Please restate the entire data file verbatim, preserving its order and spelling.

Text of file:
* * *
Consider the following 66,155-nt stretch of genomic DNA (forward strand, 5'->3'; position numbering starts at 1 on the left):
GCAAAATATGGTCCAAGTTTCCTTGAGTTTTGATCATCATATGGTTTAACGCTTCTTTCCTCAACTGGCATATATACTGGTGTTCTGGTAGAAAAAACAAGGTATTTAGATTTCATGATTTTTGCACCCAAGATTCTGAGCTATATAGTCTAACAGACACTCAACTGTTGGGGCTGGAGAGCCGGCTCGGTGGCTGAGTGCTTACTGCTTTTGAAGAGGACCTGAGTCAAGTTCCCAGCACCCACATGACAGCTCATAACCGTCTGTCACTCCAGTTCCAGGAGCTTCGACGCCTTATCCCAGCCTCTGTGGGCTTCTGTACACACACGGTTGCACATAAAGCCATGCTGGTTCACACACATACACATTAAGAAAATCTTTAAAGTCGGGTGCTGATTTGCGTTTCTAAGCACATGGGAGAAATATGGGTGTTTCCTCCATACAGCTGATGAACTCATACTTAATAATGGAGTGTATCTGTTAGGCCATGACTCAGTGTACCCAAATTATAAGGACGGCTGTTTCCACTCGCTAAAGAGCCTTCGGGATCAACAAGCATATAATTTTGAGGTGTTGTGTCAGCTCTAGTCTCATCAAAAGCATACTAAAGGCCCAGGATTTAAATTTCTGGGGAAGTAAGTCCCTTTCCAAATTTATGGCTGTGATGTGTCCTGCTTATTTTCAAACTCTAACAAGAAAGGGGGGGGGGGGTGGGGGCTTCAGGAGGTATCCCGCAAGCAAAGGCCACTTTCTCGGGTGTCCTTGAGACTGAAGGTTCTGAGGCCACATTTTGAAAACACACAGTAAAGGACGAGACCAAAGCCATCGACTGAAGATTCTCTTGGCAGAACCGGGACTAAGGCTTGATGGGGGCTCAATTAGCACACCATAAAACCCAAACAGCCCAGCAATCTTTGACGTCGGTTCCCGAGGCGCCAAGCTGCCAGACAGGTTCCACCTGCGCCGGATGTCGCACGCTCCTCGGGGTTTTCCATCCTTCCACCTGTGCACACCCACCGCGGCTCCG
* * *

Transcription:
Consider the following 66,155-nt stretch of genomic DNA (forward strand, 5'->3'; position numbering starts at 1 on the left):
GCAAAATATGGTCCAAGTTTCCTTGAGTTTTGATCATCATATGGTTTAACGCTTCTTTCCTCAACTGGCATATATACTGGTGTTCTGGTAGAAAAAACAAGGTATTTAGATTTCATGATTTTTGCACCCAAGATTCTGAGCTATATAGTCTAACAGACACTCAACTGTTGGGGCTGGAGAGCCGGCTCGGTGGCTGAGTGCTTACTGCTTTTGAAGAGGACCTGAGTCAAGTTCCCAGCACCCACATGACAGCTCATAACCGTCTGTCACTCCAGTTCCAGGAGCTTCGACGCCTTATCCCAGCCTCTGTGGGCTTCTGTACACACACGGTTGCACATAAAGCCATGCTGGTTCACACACATACACATTAAGAAAATCTTTAAAGTCGGGTGCTGATTTGCGTTTCTAAGCACATGGGAGAAATATGGGTGTTTCCTCCATACAGCTGATGAACTCATACTTAATAATGGAGTGTATCTGTTAGGCCATGACTCAGTGTACCCAAATTATAAGGACGGCTGTTTCCACTCGCTAAAGAGCCTTCGGGATCAACAAGCATATAATTTTGAGGTGTTGTGTCAGCTCTAGTCTCATCAAAAGCATACTAAAGGCCCAGGATTTAAATTTCTGGGGAAGTAAGTCCCTTTCCAAATTTATGGCTGTGATGTGTCCTGCTTATTTTCAAACTCTAACAAGAAAGGGGGGGGGGGGTGGGGGCTTCAGGAGGTATCCCGCAAGCAAAGGCCACTTTCTCGGGTGTCCTTGAGACTGAAGGTTCTGAGGCCACATTTTGAAAACACACAGTAAAGGACGAGACCAAAGCCATCGACTGAAGATTCTCTTGGCAGAACCGGGACTAAGGCTTGATGGGGGCTCAATTAGCACACCATAAAACCCAAACAGCCCAGCAATCTTTGACGTCGGTTCCCGAGGCGCCAAGCTGCCAGACAGGTTCCACCTGCGCCGGATGTCGCACGCTCCTCGGGGTTTTCCATCCTTCCACCTGTGCACACCCACCGCGGCTCCG